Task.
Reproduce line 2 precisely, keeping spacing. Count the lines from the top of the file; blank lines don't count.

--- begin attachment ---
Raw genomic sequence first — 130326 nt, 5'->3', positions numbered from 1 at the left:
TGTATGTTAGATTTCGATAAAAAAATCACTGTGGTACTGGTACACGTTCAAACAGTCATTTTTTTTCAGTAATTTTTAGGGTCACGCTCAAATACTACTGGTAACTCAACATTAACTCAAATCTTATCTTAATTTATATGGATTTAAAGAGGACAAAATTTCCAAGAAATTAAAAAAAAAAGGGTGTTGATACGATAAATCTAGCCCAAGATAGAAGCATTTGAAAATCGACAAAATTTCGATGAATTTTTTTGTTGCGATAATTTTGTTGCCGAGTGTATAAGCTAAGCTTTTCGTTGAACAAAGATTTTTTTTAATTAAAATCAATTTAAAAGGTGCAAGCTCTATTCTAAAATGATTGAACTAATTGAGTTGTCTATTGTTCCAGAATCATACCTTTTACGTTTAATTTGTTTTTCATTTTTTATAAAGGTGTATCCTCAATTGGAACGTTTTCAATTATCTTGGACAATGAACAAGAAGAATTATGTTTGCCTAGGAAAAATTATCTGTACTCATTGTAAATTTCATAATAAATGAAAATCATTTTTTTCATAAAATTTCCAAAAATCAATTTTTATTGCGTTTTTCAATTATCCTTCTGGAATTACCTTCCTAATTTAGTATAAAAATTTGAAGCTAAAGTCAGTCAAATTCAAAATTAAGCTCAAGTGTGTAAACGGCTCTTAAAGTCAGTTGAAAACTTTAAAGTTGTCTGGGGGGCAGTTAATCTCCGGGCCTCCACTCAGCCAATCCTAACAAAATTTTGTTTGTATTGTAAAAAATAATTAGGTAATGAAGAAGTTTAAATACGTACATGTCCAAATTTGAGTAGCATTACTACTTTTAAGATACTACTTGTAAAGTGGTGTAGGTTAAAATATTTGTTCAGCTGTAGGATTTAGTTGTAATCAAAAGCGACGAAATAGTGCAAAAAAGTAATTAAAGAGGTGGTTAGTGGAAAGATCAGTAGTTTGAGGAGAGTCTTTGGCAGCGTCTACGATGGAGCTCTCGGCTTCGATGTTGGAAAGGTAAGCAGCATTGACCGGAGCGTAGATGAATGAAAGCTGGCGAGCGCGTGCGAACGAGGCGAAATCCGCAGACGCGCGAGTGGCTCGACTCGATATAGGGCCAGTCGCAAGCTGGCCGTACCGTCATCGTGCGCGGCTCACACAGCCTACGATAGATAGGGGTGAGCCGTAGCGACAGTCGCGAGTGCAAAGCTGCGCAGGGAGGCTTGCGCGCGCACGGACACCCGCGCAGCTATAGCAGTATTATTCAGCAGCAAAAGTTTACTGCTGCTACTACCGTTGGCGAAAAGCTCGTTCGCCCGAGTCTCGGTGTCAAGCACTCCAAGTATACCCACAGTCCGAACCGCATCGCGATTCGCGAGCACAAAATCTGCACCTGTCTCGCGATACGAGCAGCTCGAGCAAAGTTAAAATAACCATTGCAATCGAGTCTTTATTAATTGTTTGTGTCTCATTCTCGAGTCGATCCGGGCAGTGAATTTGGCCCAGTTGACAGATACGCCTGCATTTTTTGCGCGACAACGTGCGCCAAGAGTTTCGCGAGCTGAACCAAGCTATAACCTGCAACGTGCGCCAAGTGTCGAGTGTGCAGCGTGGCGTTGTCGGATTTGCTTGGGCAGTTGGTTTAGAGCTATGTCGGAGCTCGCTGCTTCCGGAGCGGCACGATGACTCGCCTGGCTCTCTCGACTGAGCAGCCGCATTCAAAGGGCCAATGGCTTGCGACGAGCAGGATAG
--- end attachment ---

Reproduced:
TGTATGTTAGATTTCGATAAAAAAATCACTGTGGTACTGGTACACGTTCAAACAGTCATTTTTTTTCAGTAATTTTTAGGGTCACGCTCAAATACTACTGGTAACTCAACATTAACTCAAATCTTATCTTAATTTATATGGATTTAAAGAGGACAAAATTTCCAAGAAATTAAAAAAAAAAGGGTGTTGATACGATAAATCTAGCCCAAGATAGAAGCATTTGAAAATCGACAAAATTTCGATGAATTTTTTTGTTGCGATAATTTTGTTGCCGAGTGTATAAGCTAAGCTTTTCGTTGAACAAAGATTTTTTTTAATTAAAATCAATTTAAAAGGTGCAAGCTCTATTCTAAAATGATTGAACTAATTGAGTTGTCTATTGTTCCAGAATCATACCTTTTACGTTTAATTTGTTTTTCATTTTTTATAAAGGTGTATCCTCAATTGGAACGTTTTCAATTATCTTGGACAATGAACAAGAAGAATTATGTTTGCCTAGGAAAAATTATCTGTACTCATTGTAAATTTCATAATAAATGAAAATCATTTTTTTCATAAAATTTCCAAAAATCAATTTTTATTGCGTTTTTCAATTATCCTTCTGGAATTACCTTCCTAATTTAGTATAAAAATTTGAAGCTAAAGTCAGTCAAATTCAAAATTAAGCTCAAGTGTGTAAACGGCTCTTAAAGTCAGTTGAAAACTTTAAAGTTGTCTGGGGGGCAGTTAATCTCCGGGCCTCCACTCAGCCAATCCTAACAAAATTTTGTTTGTATTGTAAAAAATAATTAGGTAATGAAGAAGTTTAAATACGTACATGTCCAAATTTGAGTAGCATTACTACTTTTAAGATACTACTTGTAAAGTGGTGTAGGTTAAAATATTTGTTCAGCTGTAGGATTTAGTTGTAATCAAAAGCGACGAAATAGTGCAAAAAAGTAATTAAAGAGGTGGTTAGTGGAAAGATCAGTAGTTTGAGGAGAGTCTTTGGCAGCGTCTACGATGGAGCTCTCGGCTTCGATGTTGGAAAGGTAAGCAGCATTGACCGGAGCGTAGATGAATGAAAGCTGGCGAGCGCGTGCGAACGAGGCGAAATCCGCAGACGCGCGAGTGGCTCGACTCGATATAGGGCCAGTCGCAAGCTGGCCGTACCGTCATCGTGCGCGGCTCACACAGCCTACGATAGATAGGGGTGAGCCGTAGCGACAGTCGCGAGTGCAAAGCTGCGCAGGGAGGCTTGCGCGCGCACGGACACCCGCGCAGCTATAGCAGTATTATTCAGCAGCAAAAGTTTACTGCTGCTACTACCGTTGGCGAAAAGCTCGTTCGCCCGAGTCTCGGTGTCAAGCACTCCAAGTATACCCACAGTCCGAACCGCATCGCGATTCGCGAGCACAAAATCTGCACCTGTCTCGCGATACGAGCAGCTCGAGCAAAGTTAAAATAACCATTGCAATCGAGTCTTTATTAATTGTTTGTGTCTCATTCTCGAGTCGATCCGGGCAGTGAATTTGGCCCAGTTGACAGATACGCCTGCATTTTTTGCGCGACAACGTGCGCCAAGAGTTTCGCGAGCTGAACCAAGCTATAACCTGCAACGTGCGCCAAGTGTCGAGTGTGCAGCGTGGCGTTGTCGGATTTGCTTGGGCAGTTGGTTTAGAGCTATGTCGGAGCTCGCTGCTTCCGGAGCGGCACGATGACTCGCCTGGCTCTCTCGACTGAGCAGCCGCATTCAAAGGGCCAATGGCTTGCGACGAGCAGGATAG